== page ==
mercoledì 8 giugno 2005

Marchiafava-Bignami syndrome

Additional clinical history: The patient is an alcoholic.


CT shows mild prominence of the ventricles and sulci consistent with mild generalized cerebral volume loss. There is hypodensity involving the entire anterior and posterior corpus callosum. There are no intra or extra-axial fluid collections, midline shift, or mass effect. The basilar cisterns are patent. MRI shows abnormal T2 prolongation involving the entire genu and splenium of the corpus callosum. On T1, there is low signal intensity in the corpus callosum. On other images (not shown) there was no abnormal enhancement of the corpus callosum, and there was increased signal in the corpus callosum on diffusion weighted imaging.

Differential diagnosis for corpus callosum lesions:
- Ischemia
- Lymphoma
- Gliobastoma multiforme
- Metastasis
- Demyelinating disorders (MS, ADEM, PML)
- Marchiafava-Bignami syndrome
- Trauma shearing injury
- Toxoplasmosis

Diagnosis: Marchiafava-Bignami

Key points

Alcoholic patients and others with nutritional deficiencies may sustain demyelination of the corpus callosum, which may be considered a variant of extrapontine myelinolysis. It may also be more extensive and involve other brain regions. In an alcoholic patient with sudden onset of encephalopathy, this diagnosis should be considered. Marchiafava-Bignami syndrome is characterized by demyelination and central necrosis of the corpus callosum, often presenting with seizures, neurologic dysfunction, and coma. This is a rare syndrome with approximately 150 reported cases in the literature. There is a high incidence of mortality with this disorder. There is a subacute form which displays sudden onset of dementia progressing to the chronic vegetative state and a chronic form characterized by progressive dementia and a disconnection syndrome. The genu and splenium are often involved in the acute form and the body in the chronic form. Treatment is largely supportive and IV thiamine may be of some benefit.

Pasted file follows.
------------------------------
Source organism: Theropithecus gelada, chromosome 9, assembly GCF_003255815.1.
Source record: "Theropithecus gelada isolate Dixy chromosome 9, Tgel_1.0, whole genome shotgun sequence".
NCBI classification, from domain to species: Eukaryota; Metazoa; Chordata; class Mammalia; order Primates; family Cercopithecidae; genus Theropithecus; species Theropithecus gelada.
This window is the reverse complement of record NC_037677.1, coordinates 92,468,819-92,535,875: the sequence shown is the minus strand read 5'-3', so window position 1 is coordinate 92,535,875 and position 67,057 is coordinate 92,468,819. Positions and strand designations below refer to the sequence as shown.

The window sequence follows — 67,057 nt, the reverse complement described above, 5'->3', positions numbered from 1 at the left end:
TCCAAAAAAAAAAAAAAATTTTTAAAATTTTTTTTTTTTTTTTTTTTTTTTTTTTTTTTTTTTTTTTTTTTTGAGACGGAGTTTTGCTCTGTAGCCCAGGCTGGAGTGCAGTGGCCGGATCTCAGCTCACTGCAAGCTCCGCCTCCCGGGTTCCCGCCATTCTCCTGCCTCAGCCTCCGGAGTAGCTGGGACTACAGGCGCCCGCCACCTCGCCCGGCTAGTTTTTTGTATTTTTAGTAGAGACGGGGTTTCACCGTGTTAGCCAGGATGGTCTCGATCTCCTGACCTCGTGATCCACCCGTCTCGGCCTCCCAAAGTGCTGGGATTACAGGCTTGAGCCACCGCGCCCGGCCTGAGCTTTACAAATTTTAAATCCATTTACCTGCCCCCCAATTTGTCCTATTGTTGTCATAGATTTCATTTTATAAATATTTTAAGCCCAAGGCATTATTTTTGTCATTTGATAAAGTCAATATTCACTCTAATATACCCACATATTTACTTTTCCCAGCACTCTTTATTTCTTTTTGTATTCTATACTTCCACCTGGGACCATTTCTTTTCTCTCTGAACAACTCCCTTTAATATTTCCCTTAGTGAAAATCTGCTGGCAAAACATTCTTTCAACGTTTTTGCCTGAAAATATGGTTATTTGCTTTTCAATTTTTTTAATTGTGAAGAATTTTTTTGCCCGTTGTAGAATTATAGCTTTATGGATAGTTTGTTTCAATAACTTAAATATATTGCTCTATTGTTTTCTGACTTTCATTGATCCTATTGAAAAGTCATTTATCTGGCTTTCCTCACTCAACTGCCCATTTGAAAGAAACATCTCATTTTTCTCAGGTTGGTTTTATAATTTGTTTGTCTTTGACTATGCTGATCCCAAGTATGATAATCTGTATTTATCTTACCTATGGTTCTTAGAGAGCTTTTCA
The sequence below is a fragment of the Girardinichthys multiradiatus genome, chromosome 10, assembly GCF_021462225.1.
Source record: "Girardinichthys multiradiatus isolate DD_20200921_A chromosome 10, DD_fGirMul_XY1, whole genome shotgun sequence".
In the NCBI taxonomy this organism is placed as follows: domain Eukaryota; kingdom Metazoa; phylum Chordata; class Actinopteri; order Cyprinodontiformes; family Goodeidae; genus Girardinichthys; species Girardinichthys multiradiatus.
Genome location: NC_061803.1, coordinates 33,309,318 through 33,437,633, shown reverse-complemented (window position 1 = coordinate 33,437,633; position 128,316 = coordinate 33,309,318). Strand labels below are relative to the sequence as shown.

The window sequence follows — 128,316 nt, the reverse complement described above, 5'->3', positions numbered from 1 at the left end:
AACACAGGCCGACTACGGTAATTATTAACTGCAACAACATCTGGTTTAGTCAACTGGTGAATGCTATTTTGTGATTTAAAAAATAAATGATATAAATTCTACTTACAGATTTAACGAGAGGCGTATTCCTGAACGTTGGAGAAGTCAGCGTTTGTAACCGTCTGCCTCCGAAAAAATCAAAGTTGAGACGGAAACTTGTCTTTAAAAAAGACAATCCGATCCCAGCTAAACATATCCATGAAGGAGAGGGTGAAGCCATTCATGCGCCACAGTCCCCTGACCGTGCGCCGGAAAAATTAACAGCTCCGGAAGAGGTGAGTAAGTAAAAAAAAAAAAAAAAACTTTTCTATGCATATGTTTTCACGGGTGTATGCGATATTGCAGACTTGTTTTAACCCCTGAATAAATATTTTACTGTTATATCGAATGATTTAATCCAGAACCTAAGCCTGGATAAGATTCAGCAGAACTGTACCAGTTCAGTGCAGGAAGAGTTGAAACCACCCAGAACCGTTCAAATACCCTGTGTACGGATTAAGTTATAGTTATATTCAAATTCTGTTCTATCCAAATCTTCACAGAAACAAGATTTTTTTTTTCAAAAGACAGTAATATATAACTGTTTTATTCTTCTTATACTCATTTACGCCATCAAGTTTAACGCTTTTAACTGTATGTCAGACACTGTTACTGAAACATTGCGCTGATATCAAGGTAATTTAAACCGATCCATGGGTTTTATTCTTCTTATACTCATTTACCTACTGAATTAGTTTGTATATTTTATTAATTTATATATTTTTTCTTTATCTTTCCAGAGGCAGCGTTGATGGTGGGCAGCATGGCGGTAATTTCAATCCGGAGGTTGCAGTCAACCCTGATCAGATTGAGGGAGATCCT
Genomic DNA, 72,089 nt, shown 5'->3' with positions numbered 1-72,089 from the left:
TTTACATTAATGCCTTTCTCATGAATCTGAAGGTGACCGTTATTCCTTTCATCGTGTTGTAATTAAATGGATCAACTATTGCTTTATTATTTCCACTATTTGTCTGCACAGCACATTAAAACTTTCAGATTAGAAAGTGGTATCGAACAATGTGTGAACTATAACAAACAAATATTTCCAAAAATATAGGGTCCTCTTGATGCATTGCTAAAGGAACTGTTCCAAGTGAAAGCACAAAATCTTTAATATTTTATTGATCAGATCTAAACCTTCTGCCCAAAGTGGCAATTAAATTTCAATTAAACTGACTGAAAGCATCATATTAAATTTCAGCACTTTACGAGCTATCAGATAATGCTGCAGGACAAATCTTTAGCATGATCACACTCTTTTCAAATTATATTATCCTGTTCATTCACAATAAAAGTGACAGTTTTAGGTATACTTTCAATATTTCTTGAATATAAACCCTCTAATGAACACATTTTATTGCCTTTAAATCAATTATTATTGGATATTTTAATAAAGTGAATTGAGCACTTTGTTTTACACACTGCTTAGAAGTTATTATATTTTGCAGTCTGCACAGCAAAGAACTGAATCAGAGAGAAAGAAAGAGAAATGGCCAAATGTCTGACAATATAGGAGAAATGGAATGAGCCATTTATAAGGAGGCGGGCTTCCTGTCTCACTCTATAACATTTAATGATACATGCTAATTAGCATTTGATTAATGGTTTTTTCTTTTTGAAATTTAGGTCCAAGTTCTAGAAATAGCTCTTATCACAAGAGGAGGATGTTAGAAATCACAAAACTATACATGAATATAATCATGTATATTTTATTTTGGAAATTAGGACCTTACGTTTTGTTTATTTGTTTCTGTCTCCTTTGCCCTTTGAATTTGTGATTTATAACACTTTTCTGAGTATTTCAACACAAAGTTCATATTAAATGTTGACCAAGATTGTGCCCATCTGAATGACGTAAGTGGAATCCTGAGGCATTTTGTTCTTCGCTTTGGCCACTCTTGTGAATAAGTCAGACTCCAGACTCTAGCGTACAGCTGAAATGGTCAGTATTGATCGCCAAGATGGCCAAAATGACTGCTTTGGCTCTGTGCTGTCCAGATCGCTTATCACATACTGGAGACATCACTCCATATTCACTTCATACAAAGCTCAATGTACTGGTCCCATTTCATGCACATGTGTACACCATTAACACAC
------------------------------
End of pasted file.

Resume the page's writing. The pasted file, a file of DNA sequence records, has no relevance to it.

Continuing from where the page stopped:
Radiological overview

On non-contrast head CT, there will be hypodensity involving corpus callosum.

On MRI, there will be low T1 signal intensity in the corpus callosum due to edema and cystic change. There will be high signal predominantly in the genu and splenium on T2 weighted images. Diffuse weighted images are positive in the acute form signifying restricted diffusion and ischemic injury.